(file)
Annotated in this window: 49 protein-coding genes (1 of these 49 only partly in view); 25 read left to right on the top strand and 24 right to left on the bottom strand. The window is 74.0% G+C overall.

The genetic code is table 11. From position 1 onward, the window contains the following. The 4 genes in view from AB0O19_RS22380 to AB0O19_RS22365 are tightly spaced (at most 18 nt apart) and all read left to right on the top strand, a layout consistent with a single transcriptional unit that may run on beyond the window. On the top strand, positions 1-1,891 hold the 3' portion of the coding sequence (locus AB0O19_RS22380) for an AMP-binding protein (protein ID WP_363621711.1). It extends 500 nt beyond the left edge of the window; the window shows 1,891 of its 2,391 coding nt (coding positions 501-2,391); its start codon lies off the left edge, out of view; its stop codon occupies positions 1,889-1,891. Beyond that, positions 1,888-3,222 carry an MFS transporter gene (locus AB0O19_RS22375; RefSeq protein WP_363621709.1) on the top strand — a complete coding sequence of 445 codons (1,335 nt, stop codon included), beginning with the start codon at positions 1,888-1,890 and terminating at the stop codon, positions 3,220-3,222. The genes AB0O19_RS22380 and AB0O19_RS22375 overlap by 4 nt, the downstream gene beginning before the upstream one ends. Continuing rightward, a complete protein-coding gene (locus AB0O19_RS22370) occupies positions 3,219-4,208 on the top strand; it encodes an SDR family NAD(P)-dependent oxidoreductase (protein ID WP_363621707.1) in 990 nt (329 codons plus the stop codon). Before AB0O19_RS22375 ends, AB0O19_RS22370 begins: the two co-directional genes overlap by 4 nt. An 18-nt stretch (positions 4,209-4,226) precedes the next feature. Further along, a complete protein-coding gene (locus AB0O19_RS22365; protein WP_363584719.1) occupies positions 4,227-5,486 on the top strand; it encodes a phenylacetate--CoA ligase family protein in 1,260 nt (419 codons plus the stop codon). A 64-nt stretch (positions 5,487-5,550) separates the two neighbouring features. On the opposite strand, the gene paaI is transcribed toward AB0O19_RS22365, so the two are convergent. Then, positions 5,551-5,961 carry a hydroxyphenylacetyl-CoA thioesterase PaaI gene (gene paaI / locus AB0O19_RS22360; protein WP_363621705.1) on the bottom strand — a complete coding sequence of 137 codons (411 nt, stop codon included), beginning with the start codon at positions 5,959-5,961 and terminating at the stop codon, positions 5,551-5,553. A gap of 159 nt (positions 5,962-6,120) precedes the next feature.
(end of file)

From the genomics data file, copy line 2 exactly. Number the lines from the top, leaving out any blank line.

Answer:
The genetic code is table 11. From position 1 onward, the window contains the following. The 4 genes in view from AB0O19_RS22380 to AB0O19_RS22365 are tightly spaced (at most 18 nt apart) and all read left to right on the top strand, a layout consistent with a single transcriptional unit that may run on beyond the window. On the top strand, positions 1-1,891 hold the 3' portion of the coding sequence (locus AB0O19_RS22380) for an AMP-binding protein (protein ID WP_363621711.1). It extends 500 nt beyond the left edge of the window; the window shows 1,891 of its 2,391 coding nt (coding positions 501-2,391); its start codon lies off the left edge, out of view; its stop codon occupies positions 1,889-1,891. Beyond that, positions 1,888-3,222 carry an MFS transporter gene (locus AB0O19_RS22375; RefSeq protein WP_363621709.1) on the top strand — a complete coding sequence of 445 codons (1,335 nt, stop codon included), beginning with the start codon at positions 1,888-1,890 and terminating at the stop codon, positions 3,220-3,222. The genes AB0O19_RS22380 and AB0O19_RS22375 overlap by 4 nt, the downstream gene beginning before the upstream one ends. Continuing rightward, a complete protein-coding gene (locus AB0O19_RS22370) occupies positions 3,219-4,208 on the top strand; it encodes an SDR family NAD(P)-dependent oxidoreductase (protein ID WP_363621707.1) in 990 nt (329 codons plus the stop codon). Before AB0O19_RS22375 ends, AB0O19_RS22370 begins: the two co-directional genes overlap by 4 nt. An 18-nt stretch (positions 4,209-4,226) precedes the next feature. Further along, a complete protein-coding gene (locus AB0O19_RS22365; protein WP_363584719.1) occupies positions 4,227-5,486 on the top strand; it encodes a phenylacetate--CoA ligase family protein in 1,260 nt (419 codons plus the stop codon). A 64-nt stretch (positions 5,487-5,550) separates the two neighbouring features. On the opposite strand, the gene paaI is transcribed toward AB0O19_RS22365, so the two are convergent. Then, positions 5,551-5,961 carry a hydroxyphenylacetyl-CoA thioesterase PaaI gene (gene paaI / locus AB0O19_RS22360; protein WP_363621705.1) on the bottom strand — a complete coding sequence of 137 codons (411 nt, stop codon included), beginning with the start codon at positions 5,959-5,961 and terminating at the stop codon, positions 5,551-5,553. A gap of 159 nt (positions 5,962-6,120) precedes the next feature.